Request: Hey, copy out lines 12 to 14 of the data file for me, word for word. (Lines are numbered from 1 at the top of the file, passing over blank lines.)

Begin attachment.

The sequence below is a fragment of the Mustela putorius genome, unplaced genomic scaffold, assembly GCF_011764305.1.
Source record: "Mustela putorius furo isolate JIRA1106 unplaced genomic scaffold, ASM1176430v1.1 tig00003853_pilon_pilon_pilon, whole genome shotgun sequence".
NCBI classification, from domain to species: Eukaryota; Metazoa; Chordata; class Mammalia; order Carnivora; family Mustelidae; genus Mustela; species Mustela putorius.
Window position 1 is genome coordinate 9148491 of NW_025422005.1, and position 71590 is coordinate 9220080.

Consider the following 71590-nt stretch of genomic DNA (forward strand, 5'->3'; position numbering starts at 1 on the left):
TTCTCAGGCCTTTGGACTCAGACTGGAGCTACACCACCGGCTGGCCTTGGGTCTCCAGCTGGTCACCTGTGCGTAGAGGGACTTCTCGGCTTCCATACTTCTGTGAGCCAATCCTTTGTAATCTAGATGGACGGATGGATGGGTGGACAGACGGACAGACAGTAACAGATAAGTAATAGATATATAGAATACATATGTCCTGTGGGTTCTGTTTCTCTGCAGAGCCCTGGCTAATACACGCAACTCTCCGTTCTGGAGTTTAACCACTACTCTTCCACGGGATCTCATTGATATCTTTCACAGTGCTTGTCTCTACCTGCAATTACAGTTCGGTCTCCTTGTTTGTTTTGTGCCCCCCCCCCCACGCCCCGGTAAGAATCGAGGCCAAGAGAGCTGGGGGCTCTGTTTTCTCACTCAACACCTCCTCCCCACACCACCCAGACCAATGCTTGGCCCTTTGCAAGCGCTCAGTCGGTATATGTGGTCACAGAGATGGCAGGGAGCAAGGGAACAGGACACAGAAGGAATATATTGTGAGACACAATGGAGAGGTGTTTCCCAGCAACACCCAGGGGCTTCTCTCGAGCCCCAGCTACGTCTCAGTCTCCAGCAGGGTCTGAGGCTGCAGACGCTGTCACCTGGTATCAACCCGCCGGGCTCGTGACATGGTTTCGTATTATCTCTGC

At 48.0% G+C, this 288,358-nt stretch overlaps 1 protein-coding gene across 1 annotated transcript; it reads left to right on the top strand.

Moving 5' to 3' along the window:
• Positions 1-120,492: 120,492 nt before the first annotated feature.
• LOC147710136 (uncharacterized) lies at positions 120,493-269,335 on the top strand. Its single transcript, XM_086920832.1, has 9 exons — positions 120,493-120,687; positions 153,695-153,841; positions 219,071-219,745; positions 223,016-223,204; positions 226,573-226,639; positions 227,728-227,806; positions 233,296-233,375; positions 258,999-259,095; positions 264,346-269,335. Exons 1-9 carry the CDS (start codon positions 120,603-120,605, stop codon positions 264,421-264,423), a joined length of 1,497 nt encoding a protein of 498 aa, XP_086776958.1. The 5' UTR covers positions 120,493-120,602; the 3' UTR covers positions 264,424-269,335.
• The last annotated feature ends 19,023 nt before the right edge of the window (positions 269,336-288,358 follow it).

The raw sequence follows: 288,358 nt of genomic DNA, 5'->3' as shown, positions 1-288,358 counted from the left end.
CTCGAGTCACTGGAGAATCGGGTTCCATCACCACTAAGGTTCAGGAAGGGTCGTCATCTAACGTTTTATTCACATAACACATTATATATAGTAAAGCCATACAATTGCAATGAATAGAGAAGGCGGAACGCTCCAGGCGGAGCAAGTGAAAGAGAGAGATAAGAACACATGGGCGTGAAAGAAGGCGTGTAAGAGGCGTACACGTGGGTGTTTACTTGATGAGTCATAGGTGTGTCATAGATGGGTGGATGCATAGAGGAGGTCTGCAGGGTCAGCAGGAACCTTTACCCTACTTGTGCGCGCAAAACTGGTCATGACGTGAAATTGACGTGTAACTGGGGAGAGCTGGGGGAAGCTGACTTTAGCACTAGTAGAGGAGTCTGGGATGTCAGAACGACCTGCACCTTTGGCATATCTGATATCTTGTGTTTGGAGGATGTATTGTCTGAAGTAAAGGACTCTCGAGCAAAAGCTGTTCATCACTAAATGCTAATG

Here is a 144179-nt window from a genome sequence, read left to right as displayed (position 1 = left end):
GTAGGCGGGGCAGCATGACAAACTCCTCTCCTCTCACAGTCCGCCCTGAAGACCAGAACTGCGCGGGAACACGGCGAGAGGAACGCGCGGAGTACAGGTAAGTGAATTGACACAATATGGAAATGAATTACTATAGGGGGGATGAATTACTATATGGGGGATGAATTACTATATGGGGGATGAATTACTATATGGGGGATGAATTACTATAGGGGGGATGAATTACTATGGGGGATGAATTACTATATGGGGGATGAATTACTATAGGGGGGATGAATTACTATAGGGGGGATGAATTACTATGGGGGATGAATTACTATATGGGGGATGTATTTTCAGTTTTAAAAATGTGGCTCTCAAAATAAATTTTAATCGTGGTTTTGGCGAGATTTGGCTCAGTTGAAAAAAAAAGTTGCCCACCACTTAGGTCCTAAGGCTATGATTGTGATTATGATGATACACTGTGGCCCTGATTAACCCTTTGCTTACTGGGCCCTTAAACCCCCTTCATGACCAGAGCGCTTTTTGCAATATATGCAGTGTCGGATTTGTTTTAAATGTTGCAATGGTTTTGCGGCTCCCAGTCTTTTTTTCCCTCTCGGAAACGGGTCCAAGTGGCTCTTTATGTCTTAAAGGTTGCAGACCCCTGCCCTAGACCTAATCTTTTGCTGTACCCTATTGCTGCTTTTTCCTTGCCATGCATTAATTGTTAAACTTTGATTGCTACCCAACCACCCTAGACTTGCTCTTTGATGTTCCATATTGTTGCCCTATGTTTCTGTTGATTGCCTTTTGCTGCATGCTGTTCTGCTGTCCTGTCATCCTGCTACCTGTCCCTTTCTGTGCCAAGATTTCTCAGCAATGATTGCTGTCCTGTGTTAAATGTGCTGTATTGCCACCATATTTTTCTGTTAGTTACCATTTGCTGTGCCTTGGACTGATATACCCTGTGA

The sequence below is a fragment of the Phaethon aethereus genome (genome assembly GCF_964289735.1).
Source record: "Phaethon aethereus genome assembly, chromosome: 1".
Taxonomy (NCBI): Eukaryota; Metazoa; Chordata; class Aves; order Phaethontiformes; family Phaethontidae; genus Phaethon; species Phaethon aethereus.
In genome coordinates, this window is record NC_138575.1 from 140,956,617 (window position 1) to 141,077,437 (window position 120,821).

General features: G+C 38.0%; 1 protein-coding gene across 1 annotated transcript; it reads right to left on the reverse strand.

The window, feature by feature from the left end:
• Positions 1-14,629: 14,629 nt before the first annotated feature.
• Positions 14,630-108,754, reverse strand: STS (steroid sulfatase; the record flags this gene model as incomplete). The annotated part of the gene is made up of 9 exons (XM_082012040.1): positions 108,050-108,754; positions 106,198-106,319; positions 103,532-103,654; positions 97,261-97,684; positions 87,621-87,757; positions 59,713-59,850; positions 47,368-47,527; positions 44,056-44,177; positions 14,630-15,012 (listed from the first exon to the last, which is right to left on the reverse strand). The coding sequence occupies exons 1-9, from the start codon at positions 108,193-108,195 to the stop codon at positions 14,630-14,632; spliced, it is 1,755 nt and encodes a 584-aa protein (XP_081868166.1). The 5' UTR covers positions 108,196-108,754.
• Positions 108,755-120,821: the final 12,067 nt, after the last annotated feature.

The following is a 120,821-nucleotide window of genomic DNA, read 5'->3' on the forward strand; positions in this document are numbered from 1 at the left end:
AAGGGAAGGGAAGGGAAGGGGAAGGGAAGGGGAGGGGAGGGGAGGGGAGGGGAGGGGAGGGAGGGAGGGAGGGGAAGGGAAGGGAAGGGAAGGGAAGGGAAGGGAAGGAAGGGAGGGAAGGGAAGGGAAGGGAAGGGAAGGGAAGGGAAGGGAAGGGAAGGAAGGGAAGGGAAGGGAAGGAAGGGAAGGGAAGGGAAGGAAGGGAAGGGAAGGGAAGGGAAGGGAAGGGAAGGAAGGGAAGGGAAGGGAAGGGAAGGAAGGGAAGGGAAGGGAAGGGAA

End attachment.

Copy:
The raw sequence follows: 288,358 nt of genomic DNA, 5'->3' as shown, positions 1-288,358 counted from the left end.
CTCGAGTCACTGGAGAATCGGGTTCCATCACCACTAAGGTTCAGGAAGGGTCGTCATCTAACGTTTTATTCACATAACACATTATATATAGTAAAGCCATACAATTGCAATGAATAGAGAAGGCGGAACGCTCCAGGCGGAGCAAGTGAAAGAGAGAGATAAGAACACATGGGCGTGAAAGAAGGCGTGTAAGAGGCGTACACGTGGGTGTTTACTTGATGAGTCATAGGTGTGTCATAGATGGGTGGATGCATAGAGGAGGTCTGCAGGGTCAGCAGGAACCTTTACCCTACTTGTGCGCGCAAAACTGGTCATGACGTGAAATTGACGTGTAACTGGGGAGAGCTGGGGGAAGCTGACTTTAGCACTAGTAGAGGAGTCTGGGATGTCAGAACGACCTGCACCTTTGGCATATCTGATATCTTGTGTTTGGAGGATGTATTGTCTGAAGTAAAGGACTCTCGAGCAAAAGCTGTTCATCACTAAATGCTAATG

Here is a 144179-nt window from a genome sequence, read left to right as displayed (position 1 = left end):